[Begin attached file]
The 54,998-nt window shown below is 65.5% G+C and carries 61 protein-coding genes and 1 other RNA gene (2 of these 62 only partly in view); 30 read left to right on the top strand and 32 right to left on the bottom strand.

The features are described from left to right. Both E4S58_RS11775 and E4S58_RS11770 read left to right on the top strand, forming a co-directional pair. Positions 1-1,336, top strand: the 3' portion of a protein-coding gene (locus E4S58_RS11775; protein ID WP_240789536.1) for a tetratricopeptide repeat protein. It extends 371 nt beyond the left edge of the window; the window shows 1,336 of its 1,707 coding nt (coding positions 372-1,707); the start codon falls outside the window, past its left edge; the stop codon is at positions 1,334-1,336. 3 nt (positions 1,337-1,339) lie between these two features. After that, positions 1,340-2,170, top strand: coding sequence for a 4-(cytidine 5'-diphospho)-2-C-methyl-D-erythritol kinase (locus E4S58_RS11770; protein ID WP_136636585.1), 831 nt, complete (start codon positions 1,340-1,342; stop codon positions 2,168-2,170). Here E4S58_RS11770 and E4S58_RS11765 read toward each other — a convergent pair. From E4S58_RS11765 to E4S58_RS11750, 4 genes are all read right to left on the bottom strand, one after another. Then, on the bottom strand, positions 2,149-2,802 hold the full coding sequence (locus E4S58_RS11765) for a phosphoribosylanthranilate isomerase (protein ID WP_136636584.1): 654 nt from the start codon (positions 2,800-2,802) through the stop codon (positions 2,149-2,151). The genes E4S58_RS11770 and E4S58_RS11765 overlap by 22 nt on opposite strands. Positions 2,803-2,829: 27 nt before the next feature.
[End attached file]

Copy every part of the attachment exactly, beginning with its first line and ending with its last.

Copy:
The 54,998-nt window shown below is 65.5% G+C and carries 61 protein-coding genes and 1 other RNA gene (2 of these 62 only partly in view); 30 read left to right on the top strand and 32 right to left on the bottom strand.

The features are described from left to right. Both E4S58_RS11775 and E4S58_RS11770 read left to right on the top strand, forming a co-directional pair. Positions 1-1,336, top strand: the 3' portion of a protein-coding gene (locus E4S58_RS11775; protein ID WP_240789536.1) for a tetratricopeptide repeat protein. It extends 371 nt beyond the left edge of the window; the window shows 1,336 of its 1,707 coding nt (coding positions 372-1,707); the start codon falls outside the window, past its left edge; the stop codon is at positions 1,334-1,336. 3 nt (positions 1,337-1,339) lie between these two features. After that, positions 1,340-2,170, top strand: coding sequence for a 4-(cytidine 5'-diphospho)-2-C-methyl-D-erythritol kinase (locus E4S58_RS11770; protein ID WP_136636585.1), 831 nt, complete (start codon positions 1,340-1,342; stop codon positions 2,168-2,170). Here E4S58_RS11770 and E4S58_RS11765 read toward each other — a convergent pair. From E4S58_RS11765 to E4S58_RS11750, 4 genes are all read right to left on the bottom strand, one after another. Then, on the bottom strand, positions 2,149-2,802 hold the full coding sequence (locus E4S58_RS11765) for a phosphoribosylanthranilate isomerase (protein ID WP_136636584.1): 654 nt from the start codon (positions 2,800-2,802) through the stop codon (positions 2,149-2,151). The genes E4S58_RS11770 and E4S58_RS11765 overlap by 22 nt on opposite strands. Positions 2,803-2,829: 27 nt before the next feature.